How to Play the Aggravation Card Game

By Alan Kirk

Aggravation is a card game that makes traditional Rummy a lot more interesting. In Aggravation, the playing deck is made up of a combination of four playing decks. This allows players to have many more cards to draw from to form their meld combinations. There are a total of 24 wild cards in the deck, so this also makes the game move at a fast pass. Aggravation is a great game for those that have become bored with traditional Rummy or Gin.

Find a group of friends to play the Aggravation Card Game. The minimum number of players for the Aggravation Card Game is three, and the maximum is six. The ideal number of players is either five or six players.

Combine four playing decks of cards to form the deck of cards used in the Aggravation Card Game. Include the jokers in the playing deck.

Place a sheet of paper on the table where every player can access it, or give each player a copy. This paper should list the eight rounds that must be completed in Aggravation; melding three of a kind, melding two sets of three of a kind, melding four of a kind, melding two sets of four of a kind, melding five of a kind, melding two sets of five of a kind, melding six of a kind and melding two sets of six of a kind. Each phase must be completed before a player can move on to the next phase. Melding refers to playing the cards face up in front of you. Direct players that jokers and twos are wild. Wild cards can only be used to form a meld when a player has at least two natural cards to form a meld. A natural card is any card other than a wild card.

Deal 10 playing cards to each player. Each player may look at his own ten card hand. Place the draw deck on the table and flip the top card face up placing it next to the draw deck to form the discard pile.

Start with the player to the left of the dealer and take turns in a clockwise rotation. On a player's turn she may either draw the top card from the draw deck, or the top one to three cards from the discard pile. If a player takes a card from the discard pile she must take three cards from the draw deck for each card she took from the discard pile in addition. That player may then place down the meld in front of her for the current round. Each round presents a new meld that must be met for a player's first meld of the round. Once a player has played her meld for the current round, she is free to add cards to opponent's melded sets that are face up on the table, add cards to her own sets or play any set of three of a kind. After a player melds or plays cards onto other player's melds on her turn, the final step to complete their turn is to discard one card from her hand face up on the discard pile.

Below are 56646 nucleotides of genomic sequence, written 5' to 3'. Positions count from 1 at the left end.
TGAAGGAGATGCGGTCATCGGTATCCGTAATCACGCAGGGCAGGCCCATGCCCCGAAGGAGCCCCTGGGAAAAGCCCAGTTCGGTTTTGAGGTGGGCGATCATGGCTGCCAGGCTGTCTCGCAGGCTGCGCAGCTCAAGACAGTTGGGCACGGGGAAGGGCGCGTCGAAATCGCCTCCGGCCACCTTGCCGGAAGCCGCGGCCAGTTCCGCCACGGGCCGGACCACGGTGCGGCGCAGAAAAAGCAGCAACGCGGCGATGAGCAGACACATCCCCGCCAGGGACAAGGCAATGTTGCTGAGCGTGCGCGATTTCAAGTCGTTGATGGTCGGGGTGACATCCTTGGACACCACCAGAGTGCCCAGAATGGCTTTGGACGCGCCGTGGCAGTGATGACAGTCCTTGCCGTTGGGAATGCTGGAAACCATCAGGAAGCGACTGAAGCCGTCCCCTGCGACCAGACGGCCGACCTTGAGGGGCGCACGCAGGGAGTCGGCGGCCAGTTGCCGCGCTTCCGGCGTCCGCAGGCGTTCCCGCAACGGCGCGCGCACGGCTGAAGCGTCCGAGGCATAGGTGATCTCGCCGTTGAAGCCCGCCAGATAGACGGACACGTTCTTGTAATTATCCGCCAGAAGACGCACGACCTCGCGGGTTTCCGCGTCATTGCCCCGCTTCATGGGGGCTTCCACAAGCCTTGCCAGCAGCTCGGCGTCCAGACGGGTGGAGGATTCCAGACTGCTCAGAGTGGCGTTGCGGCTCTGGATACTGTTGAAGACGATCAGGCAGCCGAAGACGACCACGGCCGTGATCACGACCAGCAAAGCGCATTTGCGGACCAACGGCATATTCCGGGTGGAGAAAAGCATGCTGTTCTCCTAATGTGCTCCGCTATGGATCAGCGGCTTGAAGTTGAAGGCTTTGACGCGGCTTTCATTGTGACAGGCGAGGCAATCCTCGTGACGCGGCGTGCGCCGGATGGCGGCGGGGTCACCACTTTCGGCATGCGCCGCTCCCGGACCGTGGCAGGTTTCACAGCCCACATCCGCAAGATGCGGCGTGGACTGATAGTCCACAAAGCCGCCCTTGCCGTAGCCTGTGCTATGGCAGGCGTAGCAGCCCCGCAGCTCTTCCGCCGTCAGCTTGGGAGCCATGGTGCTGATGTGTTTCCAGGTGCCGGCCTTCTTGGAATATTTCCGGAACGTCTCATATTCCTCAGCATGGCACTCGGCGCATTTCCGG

Continue taking turns around the table in a clockwise manner until one player melds or plays all of his cards, or discards the final card from his or her hand. This ends the round and results in the round being scored.

Scoring the round involves subtracting 25 points from the player's score that ran out of cards first to end the round. All other players have points added to his or her own score. Jokers and twos are worth 50 points, face cards and tens are worth 10 points, and all other cards are worth five points.

Total each player's score, collect the cards and deal the next round. There are a total of eight rounds in Aggravation. The player that plays all of his cards in the eighth round receives a bonus of 200 points deducted from his score instead of the typical 25 point deduction. After the eighth round, total every player's score and the player with the lowest score wins the game of Aggravation.

Tip

Each round requires more cards to be used to make a meld for a player to start discarding cards from her hand. In the final round each player must draw cards from the discard pile along with the three card addition for each one from the draw pile. This is because a player must have a 12 card meld (two sets of six of a kind) and is only dealt 10 cards at the beginning of each round. A set is a group of cards that all have the same face values, or include cards with the same face value along with wild cards.

Warning

This game can take over an hour to play all eight rounds, if you wish to shorten it, eliminate the first two or three rounds.

About the Author

Alan Kirk has been writing for online publications since 2006. He has more than 15 years' experience in catering, management and government relations. Kirk has a bachelor's degree in business management from the University of Maryland.